Reported examples include a vehicle carrying toilets setting off a radiation monitor at a truck weigh station, and health physicists at Oak Ridge National Laboratory reporting excessively high readings while surveying newly purchased urinals for the men's restrooms.[citation needed]

Ceramics can be particularly radioactive if some compound of uranium (e.g., uranium oxide, sodium urinate) has been used to impart color (e.g., orange-red, green, yellow, black) to the glaze.

BackgroundEdit

Not long after Henri Becquerel discovered radioactivity in uranium salts, Madame Curie discovered both polonium and radium as two new radioactive elements also present with uranium. The relatively high specific activity and moderate half-life of 1,600 years of Ra-226, the main radioisotope of radium found in uranium ore, made for a material which when mixed with a phosphor allowed for a glow-in-the-dark substance.

Thus, in addition to its medical usage, radium usage also became a major industry in the 1920s and 1930s for making watch, clock and aircraft dials. The radium dial painters brought a certain degree of notoriety to the abuse of radioactive materials, and that precautions needed to be followed with this new substance.

Because it takes approximately three metric tons of uranium to extract 1 gram of Ra-226, prodigious quantities of uranium were mined to sustain this new industry. The uranium ore itself was a "waste product" of this industry. By some estimates, nearly one million tons of uranium were mined to support this industry.

Taking advantage of this newly abundant resource, the tile and pottery glazing industry then had a relatively inexpensive and abundant source of glazing material that produced a wide variety of colors depending upon admixtures, firing, etc.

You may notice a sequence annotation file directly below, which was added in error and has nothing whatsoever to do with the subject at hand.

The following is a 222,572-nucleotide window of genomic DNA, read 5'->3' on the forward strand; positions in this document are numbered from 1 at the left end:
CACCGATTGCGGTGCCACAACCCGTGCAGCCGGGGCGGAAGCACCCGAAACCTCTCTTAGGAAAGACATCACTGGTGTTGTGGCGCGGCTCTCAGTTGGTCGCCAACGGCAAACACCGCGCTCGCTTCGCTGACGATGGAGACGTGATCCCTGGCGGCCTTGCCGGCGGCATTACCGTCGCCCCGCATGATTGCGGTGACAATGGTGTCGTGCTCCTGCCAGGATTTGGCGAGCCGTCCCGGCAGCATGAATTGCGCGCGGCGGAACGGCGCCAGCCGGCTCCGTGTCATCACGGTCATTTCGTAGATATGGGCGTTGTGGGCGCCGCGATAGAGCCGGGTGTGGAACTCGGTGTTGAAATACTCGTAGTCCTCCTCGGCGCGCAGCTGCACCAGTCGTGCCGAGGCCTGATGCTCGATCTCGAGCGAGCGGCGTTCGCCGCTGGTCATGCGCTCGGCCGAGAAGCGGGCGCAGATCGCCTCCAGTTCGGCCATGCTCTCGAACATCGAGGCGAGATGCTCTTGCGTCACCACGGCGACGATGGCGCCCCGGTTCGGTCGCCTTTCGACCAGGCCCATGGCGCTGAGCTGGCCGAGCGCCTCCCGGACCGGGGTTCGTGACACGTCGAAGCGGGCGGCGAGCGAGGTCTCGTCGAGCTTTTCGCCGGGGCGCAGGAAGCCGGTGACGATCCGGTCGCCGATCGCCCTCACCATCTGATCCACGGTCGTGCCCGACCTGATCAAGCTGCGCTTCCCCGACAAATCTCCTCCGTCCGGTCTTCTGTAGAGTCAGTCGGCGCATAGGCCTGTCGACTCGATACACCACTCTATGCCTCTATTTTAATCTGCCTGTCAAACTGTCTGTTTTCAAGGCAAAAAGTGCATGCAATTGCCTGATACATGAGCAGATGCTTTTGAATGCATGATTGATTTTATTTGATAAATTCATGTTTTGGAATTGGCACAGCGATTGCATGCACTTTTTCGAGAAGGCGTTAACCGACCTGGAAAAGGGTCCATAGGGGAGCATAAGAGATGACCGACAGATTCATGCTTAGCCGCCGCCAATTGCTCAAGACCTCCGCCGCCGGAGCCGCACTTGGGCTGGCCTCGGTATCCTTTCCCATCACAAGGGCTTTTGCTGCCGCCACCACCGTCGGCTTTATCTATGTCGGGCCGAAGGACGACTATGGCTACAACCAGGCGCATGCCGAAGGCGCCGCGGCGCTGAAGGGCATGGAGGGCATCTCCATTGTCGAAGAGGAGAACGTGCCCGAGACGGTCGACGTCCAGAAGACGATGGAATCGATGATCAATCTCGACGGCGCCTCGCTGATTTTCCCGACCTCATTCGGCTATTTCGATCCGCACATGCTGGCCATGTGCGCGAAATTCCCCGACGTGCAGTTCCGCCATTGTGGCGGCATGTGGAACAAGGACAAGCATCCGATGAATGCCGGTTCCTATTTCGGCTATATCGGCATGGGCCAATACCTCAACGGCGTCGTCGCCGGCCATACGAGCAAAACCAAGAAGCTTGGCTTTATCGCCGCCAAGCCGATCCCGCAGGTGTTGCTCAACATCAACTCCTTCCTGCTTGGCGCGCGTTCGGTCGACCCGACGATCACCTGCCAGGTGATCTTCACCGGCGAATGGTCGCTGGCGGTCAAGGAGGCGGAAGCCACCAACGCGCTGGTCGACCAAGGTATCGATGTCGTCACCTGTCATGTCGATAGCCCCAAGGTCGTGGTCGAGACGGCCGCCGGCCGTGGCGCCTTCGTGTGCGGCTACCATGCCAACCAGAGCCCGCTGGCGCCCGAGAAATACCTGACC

Vibrant colors of orange, yellow, red, green, blue, black, mauve, etc. were produced on tiles and other ceramic materials, and by some estimates, some 25% of all houses and apartments constructed during that period [circa 1920–1940] used varying amounts of bathroom or kitchen tiles that had been glazed with varying amounts of uranium. These can now be readily found in older homes, apartments, and other buildings still standing from that era by use of a simple geiger counter that readily detects the beta radiation emitted by uranium's ever-present decay chain radio-daughters.[2]

After EURATOM restrictions about uranium uses in ceramic glazes, there are no factories left working with uranium glazes, which is why uranium glazed tiles have become rare pieces for collectors.[3]

These glazes are generally made with U-238 raw material, known as Yellow Cake UO2 uranium granules. 21st century contemporary ceramic artist and academic researcher Sencer Sari is one of the known specialists who is working with these uranium glazes.[4]

In most situations, the radiation exposure is not excessive, but there are some exceptions in which pure uranium oxide [which produces red-orange coloration as a glaze] on bathroom floors can pose a hazard for infants crawling around for hours on end, day after day.[citation needed]

See alsoEdit

ReferencesEdit

  1. ^ Harry McMaster.  Earthenware Dishes and Glaze Therefor. Patent No. 1,890,297,[1]
  2. ^ http://www.nbcnews.com/id/3077213/ns/technology_and_science-science/t/uranium-hunter-follows-trail-tiles/ Uranium hunter follows trail of tiles
  3. ^ msnbc.com, Alan Boyle (2003-12-12). "Uranium hunter follows trail of tiles". msnbc.com. Retrieved 2019-05-28.
  4. ^ http://sencersari.com/wrd/?page_id=2101

External linksEdit